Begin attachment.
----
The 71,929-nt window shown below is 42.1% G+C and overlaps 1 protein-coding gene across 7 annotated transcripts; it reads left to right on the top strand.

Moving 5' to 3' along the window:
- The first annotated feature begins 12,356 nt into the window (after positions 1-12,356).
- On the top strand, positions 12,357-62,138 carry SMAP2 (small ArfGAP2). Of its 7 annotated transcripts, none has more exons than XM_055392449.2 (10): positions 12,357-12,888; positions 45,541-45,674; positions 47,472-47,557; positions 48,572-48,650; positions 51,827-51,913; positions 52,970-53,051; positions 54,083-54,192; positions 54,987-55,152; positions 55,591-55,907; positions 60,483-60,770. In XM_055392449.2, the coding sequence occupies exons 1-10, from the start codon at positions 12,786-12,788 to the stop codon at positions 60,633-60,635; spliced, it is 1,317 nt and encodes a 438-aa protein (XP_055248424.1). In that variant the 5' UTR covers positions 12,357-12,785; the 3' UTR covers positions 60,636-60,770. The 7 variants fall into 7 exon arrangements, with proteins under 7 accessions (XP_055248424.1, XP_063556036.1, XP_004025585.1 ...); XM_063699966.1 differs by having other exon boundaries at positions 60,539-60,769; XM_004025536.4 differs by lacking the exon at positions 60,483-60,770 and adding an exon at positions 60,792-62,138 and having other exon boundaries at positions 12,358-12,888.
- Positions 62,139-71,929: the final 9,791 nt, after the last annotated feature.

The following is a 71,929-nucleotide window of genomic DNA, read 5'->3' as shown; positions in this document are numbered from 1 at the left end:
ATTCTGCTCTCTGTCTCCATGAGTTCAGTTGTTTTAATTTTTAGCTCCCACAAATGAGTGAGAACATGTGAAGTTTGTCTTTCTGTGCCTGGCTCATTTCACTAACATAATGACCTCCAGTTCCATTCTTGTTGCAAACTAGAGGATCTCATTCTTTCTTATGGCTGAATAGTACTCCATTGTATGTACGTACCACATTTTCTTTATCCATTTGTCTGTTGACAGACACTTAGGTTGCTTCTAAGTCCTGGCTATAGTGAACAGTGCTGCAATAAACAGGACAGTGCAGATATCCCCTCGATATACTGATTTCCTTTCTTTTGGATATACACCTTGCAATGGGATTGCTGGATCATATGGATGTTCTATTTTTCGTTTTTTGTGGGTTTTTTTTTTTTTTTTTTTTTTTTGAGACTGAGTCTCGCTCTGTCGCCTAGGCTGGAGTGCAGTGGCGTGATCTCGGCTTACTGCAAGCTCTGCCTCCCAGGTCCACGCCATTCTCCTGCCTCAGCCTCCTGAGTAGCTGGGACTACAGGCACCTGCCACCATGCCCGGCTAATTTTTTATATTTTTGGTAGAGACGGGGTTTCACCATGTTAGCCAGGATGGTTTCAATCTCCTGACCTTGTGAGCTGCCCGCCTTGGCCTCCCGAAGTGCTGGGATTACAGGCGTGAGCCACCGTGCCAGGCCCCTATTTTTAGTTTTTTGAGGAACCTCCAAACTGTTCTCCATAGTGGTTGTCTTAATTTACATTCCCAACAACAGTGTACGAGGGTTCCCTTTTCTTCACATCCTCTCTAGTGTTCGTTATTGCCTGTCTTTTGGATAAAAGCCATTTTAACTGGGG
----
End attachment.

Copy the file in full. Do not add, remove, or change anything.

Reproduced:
The 71,929-nt window shown below is 42.1% G+C and overlaps 1 protein-coding gene across 7 annotated transcripts; it reads left to right on the top strand.

Moving 5' to 3' along the window:
- The first annotated feature begins 12,356 nt into the window (after positions 1-12,356).
- On the top strand, positions 12,357-62,138 carry SMAP2 (small ArfGAP2). Of its 7 annotated transcripts, none has more exons than XM_055392449.2 (10): positions 12,357-12,888; positions 45,541-45,674; positions 47,472-47,557; positions 48,572-48,650; positions 51,827-51,913; positions 52,970-53,051; positions 54,083-54,192; positions 54,987-55,152; positions 55,591-55,907; positions 60,483-60,770. In XM_055392449.2, the coding sequence occupies exons 1-10, from the start codon at positions 12,786-12,788 to the stop codon at positions 60,633-60,635; spliced, it is 1,317 nt and encodes a 438-aa protein (XP_055248424.1). In that variant the 5' UTR covers positions 12,357-12,785; the 3' UTR covers positions 60,636-60,770. The 7 variants fall into 7 exon arrangements, with proteins under 7 accessions (XP_055248424.1, XP_063556036.1, XP_004025585.1 ...); XM_063699966.1 differs by having other exon boundaries at positions 60,539-60,769; XM_004025536.4 differs by lacking the exon at positions 60,483-60,770 and adding an exon at positions 60,792-62,138 and having other exon boundaries at positions 12,358-12,888.
- Positions 62,139-71,929: the final 9,791 nt, after the last annotated feature.

The following is a 71,929-nucleotide window of genomic DNA, read 5'->3' as shown; positions in this document are numbered from 1 at the left end:
ATTCTGCTCTCTGTCTCCATGAGTTCAGTTGTTTTAATTTTTAGCTCCCACAAATGAGTGAGAACATGTGAAGTTTGTCTTTCTGTGCCTGGCTCATTTCACTAACATAATGACCTCCAGTTCCATTCTTGTTGCAAACTAGAGGATCTCATTCTTTCTTATGGCTGAATAGTACTCCATTGTATGTACGTACCACATTTTCTTTATCCATTTGTCTGTTGACAGACACTTAGGTTGCTTCTAAGTCCTGGCTATAGTGAACAGTGCTGCAATAAACAGGACAGTGCAGATATCCCCTCGATATACTGATTTCCTTTCTTTTGGATATACACCTTGCAATGGGATTGCTGGATCATATGGATGTTCTATTTTTCGTTTTTTGTGGGTTTTTTTTTTTTTTTTTTTTTTTTGAGACTGAGTCTCGCTCTGTCGCCTAGGCTGGAGTGCAGTGGCGTGATCTCGGCTTACTGCAAGCTCTGCCTCCCAGGTCCACGCCATTCTCCTGCCTCAGCCTCCTGAGTAGCTGGGACTACAGGCACCTGCCACCATGCCCGGCTAATTTTTTATATTTTTGGTAGAGACGGGGTTTCACCATGTTAGCCAGGATGGTTTCAATCTCCTGACCTTGTGAGCTGCCCGCCTTGGCCTCCCGAAGTGCTGGGATTACAGGCGTGAGCCACCGTGCCAGGCCCCTATTTTTAGTTTTTTGAGGAACCTCCAAACTGTTCTCCATAGTGGTTGTCTTAATTTACATTCCCAACAACAGTGTACGAGGGTTCCCTTTTCTTCACATCCTCTCTAGTGTTCGTTATTGCCTGTCTTTTGGATAAAAGCCATTTTAACTGGGG